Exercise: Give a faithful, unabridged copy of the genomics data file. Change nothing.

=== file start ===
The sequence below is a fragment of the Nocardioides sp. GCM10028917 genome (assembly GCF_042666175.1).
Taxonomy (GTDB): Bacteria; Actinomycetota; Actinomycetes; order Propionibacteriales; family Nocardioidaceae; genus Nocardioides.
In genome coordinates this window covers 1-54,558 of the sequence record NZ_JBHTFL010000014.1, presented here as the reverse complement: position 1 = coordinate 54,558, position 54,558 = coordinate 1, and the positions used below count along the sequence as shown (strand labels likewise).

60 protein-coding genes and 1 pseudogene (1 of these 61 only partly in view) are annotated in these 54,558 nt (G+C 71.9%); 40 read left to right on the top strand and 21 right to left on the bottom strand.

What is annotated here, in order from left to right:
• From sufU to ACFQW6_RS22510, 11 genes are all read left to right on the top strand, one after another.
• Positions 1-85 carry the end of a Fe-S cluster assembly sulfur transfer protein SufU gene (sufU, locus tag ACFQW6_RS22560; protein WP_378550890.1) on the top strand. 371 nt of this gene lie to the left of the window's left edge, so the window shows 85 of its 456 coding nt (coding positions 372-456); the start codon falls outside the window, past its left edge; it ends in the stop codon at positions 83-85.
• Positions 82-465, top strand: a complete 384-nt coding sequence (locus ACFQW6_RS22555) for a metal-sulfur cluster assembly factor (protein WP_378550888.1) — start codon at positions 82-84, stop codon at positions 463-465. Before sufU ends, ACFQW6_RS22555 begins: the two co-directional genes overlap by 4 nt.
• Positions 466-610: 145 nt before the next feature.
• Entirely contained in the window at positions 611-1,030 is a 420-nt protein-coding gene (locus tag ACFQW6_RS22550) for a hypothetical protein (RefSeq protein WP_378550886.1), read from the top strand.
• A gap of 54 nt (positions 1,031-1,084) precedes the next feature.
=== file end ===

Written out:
The sequence below is a fragment of the Nocardioides sp. GCM10028917 genome (assembly GCF_042666175.1).
Taxonomy (GTDB): Bacteria; Actinomycetota; Actinomycetes; order Propionibacteriales; family Nocardioidaceae; genus Nocardioides.
In genome coordinates this window covers 1-54,558 of the sequence record NZ_JBHTFL010000014.1, presented here as the reverse complement: position 1 = coordinate 54,558, position 54,558 = coordinate 1, and the positions used below count along the sequence as shown (strand labels likewise).

60 protein-coding genes and 1 pseudogene (1 of these 61 only partly in view) are annotated in these 54,558 nt (G+C 71.9%); 40 read left to right on the top strand and 21 right to left on the bottom strand.

What is annotated here, in order from left to right:
• From sufU to ACFQW6_RS22510, 11 genes are all read left to right on the top strand, one after another.
• Positions 1-85 carry the end of a Fe-S cluster assembly sulfur transfer protein SufU gene (sufU, locus tag ACFQW6_RS22560; protein WP_378550890.1) on the top strand. 371 nt of this gene lie to the left of the window's left edge, so the window shows 85 of its 456 coding nt (coding positions 372-456); the start codon falls outside the window, past its left edge; it ends in the stop codon at positions 83-85.
• Positions 82-465, top strand: a complete 384-nt coding sequence (locus ACFQW6_RS22555) for a metal-sulfur cluster assembly factor (protein WP_378550888.1) — start codon at positions 82-84, stop codon at positions 463-465. Before sufU ends, ACFQW6_RS22555 begins: the two co-directional genes overlap by 4 nt.
• Positions 466-610: 145 nt before the next feature.
• Entirely contained in the window at positions 611-1,030 is a 420-nt protein-coding gene (locus tag ACFQW6_RS22550) for a hypothetical protein (RefSeq protein WP_378550886.1), read from the top strand.
• A gap of 54 nt (positions 1,031-1,084) precedes the next feature.